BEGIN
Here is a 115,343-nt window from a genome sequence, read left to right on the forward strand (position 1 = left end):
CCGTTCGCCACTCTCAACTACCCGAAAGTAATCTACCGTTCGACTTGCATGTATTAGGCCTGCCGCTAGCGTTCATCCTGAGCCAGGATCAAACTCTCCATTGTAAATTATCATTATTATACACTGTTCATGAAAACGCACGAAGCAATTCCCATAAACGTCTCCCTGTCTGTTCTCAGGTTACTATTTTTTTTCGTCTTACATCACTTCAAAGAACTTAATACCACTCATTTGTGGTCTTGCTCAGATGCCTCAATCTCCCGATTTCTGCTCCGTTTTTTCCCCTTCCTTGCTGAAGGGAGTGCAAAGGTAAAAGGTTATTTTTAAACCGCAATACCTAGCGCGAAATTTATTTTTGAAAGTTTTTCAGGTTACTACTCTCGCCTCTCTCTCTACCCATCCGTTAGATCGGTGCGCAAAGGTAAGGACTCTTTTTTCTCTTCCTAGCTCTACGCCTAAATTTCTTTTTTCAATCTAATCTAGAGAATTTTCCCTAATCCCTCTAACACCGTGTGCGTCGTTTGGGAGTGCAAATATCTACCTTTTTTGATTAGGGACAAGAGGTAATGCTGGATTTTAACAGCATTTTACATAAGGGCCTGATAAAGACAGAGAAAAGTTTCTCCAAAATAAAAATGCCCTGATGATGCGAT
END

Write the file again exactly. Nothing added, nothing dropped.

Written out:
Here is a 115,343-nt window from a genome sequence, read left to right on the forward strand (position 1 = left end):
CCGTTCGCCACTCTCAACTACCCGAAAGTAATCTACCGTTCGACTTGCATGTATTAGGCCTGCCGCTAGCGTTCATCCTGAGCCAGGATCAAACTCTCCATTGTAAATTATCATTATTATACACTGTTCATGAAAACGCACGAAGCAATTCCCATAAACGTCTCCCTGTCTGTTCTCAGGTTACTATTTTTTTTCGTCTTACATCACTTCAAAGAACTTAATACCACTCATTTGTGGTCTTGCTCAGATGCCTCAATCTCCCGATTTCTGCTCCGTTTTTTCCCCTTCCTTGCTGAAGGGAGTGCAAAGGTAAAAGGTTATTTTTAAACCGCAATACCTAGCGCGAAATTTATTTTTGAAAGTTTTTCAGGTTACTACTCTCGCCTCTCTCTCTACCCATCCGTTAGATCGGTGCGCAAAGGTAAGGACTCTTTTTTCTCTTCCTAGCTCTACGCCTAAATTTCTTTTTTCAATCTAATCTAGAGAATTTTCCCTAATCCCTCTAACACCGTGTGCGTCGTTTGGGAGTGCAAATATCTACCTTTTTTGATTAGGGACAAGAGGTAATGCTGGATTTTAACAGCATTTTACATAAGGGCCTGATAAAGACAGAGAAAAGTTTCTCCAAAATAAAAATGCCCTGATGATGCGAT